The early breast revision rate in direct-to-implant single-stage immediate breast reconstruction patients was 31.7 percent, which is slightly higher than the revision rate of 28.6 percent recently reported in a small direct-to-implant single-stage immediate breast reconstruction series by Roostaeian.38 In the largest series by Salzberg et al., an overall revision rate of 19.1 percent can be deduced by combining elective revisions (15.2 percent) with revisions resulting from complications (3.9 percent).7 Given that this cohort represents our early experience using acellular dermal matrix, our higher early revision rate may be attributable to the learning curve associated with this technique. Our early revision rate did decrease slightly from 2010 (34.9 percent) to 2011 (29.6 percent). One of the most common reasons for early revision in the direct-to-implant single-stage immediate breast reconstruction group was Baker grade III capsular contracture (34.6 percent of failed single-stage cases). Despite the postulated hypothesis that acellular dermal matrix may prevent or alleviate capsular contracture, this remains one of the most likely causes for revision in our cohort. The other most common reason for revision in the single-stage cohort was malposition (34.6 percent of failed single-stage cases). This is likely because of the challenge of correctly setting the position of the inframammary fold in a single stage and may explain why the rate of revision for malposition was statistically lower in the two-stage control group (5 percent versus 11 percent; p = 0.01). However, the rate of revision because of volume asymmetry was significantly higher in the two-stage control group (8.9 percent versus 3 percent; p = 0.01), likely because of longer follow-up and possible changes in body weight or contralateral breast size over time.
Despite the high early revision rate in single-stage patients, the mean aesthetic outcome in the failed single-stage group was 3.38 of 5, where 3 is considered a good result (Fig. 3). This may be a reflection of higher patient expectations with single-stage breast reconstruction, as these patients no longer endure the absence of a breast mound and are less cognizant of the complexities involved in achieving their reconstruction.
The main limitation of this study is the small cohort size and the small number of breasts with postoperative irradiation. Irradiation was not found to be statistically different between the successful and failed single-stage groups, likely because of the small number of irradiated patients in this cohort [32 breasts (18.9 percent)]. In a larger group of patients, we would expect therapeutic mastectomies, smoking, and preoperative/postoperative irradiation to be statistically significant as predictors of single-stage failure.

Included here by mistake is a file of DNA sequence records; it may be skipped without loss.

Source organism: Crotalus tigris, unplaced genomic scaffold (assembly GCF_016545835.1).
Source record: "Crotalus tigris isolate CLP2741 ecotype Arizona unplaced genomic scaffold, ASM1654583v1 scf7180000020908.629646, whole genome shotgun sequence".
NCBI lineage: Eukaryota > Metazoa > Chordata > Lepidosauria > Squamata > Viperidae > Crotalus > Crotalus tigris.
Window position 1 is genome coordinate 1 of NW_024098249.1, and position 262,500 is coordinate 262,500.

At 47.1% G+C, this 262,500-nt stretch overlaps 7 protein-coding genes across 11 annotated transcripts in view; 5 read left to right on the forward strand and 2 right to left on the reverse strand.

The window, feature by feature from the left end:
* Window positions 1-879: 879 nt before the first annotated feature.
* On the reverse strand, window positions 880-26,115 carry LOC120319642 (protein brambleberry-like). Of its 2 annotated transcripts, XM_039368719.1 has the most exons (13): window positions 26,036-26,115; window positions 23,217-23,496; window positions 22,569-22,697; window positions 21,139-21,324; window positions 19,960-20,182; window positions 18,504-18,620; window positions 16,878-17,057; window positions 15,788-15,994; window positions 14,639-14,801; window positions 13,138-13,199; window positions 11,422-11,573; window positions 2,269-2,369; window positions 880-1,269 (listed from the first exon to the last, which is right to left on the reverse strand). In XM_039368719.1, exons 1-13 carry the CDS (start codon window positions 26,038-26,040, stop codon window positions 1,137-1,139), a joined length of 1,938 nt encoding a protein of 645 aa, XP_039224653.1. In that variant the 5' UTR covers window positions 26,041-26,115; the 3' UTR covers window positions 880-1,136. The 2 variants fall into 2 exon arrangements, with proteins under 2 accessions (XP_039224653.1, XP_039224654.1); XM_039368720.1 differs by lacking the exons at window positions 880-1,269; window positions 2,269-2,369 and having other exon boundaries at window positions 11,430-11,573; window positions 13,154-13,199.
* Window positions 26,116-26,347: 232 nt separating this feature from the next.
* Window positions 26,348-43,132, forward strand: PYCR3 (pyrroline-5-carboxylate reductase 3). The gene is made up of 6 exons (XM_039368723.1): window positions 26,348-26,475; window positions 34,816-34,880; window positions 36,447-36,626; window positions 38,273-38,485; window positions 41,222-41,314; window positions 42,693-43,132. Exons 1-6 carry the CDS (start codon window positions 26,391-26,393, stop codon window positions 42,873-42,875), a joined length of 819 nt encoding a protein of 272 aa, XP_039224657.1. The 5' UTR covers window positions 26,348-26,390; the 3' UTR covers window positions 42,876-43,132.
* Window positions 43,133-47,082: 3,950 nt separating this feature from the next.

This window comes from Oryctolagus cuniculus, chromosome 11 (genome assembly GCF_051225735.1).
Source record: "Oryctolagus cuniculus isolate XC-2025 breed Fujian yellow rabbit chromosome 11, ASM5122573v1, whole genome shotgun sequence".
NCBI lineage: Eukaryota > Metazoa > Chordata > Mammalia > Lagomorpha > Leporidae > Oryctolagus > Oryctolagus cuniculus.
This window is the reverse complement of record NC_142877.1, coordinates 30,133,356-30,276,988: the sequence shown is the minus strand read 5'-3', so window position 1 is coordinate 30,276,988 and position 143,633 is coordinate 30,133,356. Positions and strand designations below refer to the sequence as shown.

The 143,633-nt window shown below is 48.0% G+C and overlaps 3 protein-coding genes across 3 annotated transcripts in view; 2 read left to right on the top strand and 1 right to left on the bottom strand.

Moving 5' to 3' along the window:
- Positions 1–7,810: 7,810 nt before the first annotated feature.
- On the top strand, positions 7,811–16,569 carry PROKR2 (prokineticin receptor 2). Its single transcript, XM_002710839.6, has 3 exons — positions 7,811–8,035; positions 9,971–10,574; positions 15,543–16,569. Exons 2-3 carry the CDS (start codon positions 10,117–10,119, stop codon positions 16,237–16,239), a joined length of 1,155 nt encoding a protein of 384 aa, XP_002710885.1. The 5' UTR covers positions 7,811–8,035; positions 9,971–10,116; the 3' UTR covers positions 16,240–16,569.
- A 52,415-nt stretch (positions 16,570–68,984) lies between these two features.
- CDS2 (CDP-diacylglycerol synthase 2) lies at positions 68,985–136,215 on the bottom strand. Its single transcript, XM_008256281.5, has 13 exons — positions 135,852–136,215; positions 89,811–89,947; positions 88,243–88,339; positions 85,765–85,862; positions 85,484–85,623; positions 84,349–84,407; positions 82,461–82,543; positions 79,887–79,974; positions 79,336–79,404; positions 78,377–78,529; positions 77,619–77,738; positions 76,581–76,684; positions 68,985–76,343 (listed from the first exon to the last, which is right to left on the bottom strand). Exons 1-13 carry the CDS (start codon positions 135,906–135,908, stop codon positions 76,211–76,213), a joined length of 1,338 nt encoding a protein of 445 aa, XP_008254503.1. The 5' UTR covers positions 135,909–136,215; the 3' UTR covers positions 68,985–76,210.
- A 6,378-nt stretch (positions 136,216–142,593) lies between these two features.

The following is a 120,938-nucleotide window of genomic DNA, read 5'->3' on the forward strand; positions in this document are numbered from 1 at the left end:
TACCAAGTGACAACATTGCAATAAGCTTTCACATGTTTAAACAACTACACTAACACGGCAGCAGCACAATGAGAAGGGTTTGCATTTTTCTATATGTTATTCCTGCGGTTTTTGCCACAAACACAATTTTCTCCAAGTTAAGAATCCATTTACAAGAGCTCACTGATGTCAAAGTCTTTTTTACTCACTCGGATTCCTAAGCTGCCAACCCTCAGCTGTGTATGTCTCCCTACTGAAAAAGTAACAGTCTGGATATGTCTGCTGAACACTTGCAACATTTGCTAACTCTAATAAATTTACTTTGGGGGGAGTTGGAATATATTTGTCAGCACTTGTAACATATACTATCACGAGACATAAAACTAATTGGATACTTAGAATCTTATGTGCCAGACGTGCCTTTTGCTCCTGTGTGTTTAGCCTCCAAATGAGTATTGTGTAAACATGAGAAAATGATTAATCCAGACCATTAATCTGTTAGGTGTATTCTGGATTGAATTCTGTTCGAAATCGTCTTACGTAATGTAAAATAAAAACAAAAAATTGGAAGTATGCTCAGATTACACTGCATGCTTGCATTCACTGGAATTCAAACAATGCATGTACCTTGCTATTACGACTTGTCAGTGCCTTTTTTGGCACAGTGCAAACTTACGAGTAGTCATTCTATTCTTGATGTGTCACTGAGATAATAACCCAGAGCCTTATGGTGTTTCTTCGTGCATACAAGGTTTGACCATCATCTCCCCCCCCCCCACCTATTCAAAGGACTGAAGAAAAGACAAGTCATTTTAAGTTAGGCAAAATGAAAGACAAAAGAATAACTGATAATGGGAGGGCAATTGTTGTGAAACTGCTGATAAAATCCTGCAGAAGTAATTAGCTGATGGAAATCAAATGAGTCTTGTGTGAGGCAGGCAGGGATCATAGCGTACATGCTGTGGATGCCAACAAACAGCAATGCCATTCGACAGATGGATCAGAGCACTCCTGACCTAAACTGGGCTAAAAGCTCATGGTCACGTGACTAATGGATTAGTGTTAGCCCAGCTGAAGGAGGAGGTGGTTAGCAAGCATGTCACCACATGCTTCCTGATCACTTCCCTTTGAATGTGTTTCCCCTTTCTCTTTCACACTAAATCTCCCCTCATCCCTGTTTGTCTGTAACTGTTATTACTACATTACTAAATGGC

Another limitation in Canada is the size of acellular dermal matrix being used in direct-to-implant single-stage immediate breast reconstruction. The majority of the reconstructions in this series were performed using a single 6 × 16-cm thick piece of AlloDerm (LifeCell Corp., Branchburg, N.J.). Cost analysis at our institution revealed this was the maximal size that could be used to maintain cost efficiency over the two-stage technique.11 This may explain why patients with very large breasts (DD and E), patients with higher body mass indices (≥35), and patients who want to significantly increase their cup size are not currently being offered direct-to-implant single-stage immediate breast reconstruction at our institution.
Although we did not have a matched control group for comparison, this study cohort’s early revision rate of 31.7 percent is similar to the 31.4 percent long-term revision rate of two-stage reconstructions at our institution. Given these data, it can be safely assumed that the early revision rate of the two-stage control group (median follow-up, 1009 days) would be significantly less than our study cohort’s (median follow-up, 228 days). We chose to focus on early revisions in direct-to-implant single-stage immediate reconstruction to identify patients who are requiring a second stage to achieve their reconstruction, resulting in unnecessary use of acellular dermal matrix. We will continue to follow our direct-to-implant single-stage immediate breast reconstruction cohort for long-term revision rates. However, given that long-term issues with implant reconstruction are intrinsic to the prosthesis, one would expect long-term outcomes of different alloplastic techniques to be similar.
Direct-to-implant single-stage immediate breast reconstruction offers many advantages to both patients and the health care system. Correctly identifying patients most likely to have a successful outcome in a single stage will allow health care providers to better allocate health care resources. In this study, we present our early experience with direct-to-implant single-stage immediate breast reconstruction and have found that increasing breast size is a predictor of single-stage failure. Patients with smaller breasts had successful single-stage outcomes. Women with larger breast sizes were more likely to require early revision, effectively converting them to a two-stage procedure. Given the expense of acellular dermal matrix, our study indicates that it may be more cost-effective for larger breasted patients to be offered the two-stage technique. The results of our early experience will help surgeons introducing acellular dermal matrix into their practice to select appropriate patients for direct-to-implant single-stage immediate breast reconstruction. A larger study cohort and longer follow-up times are required to identify additional predictors of short- and long-term success using this single-stage technique.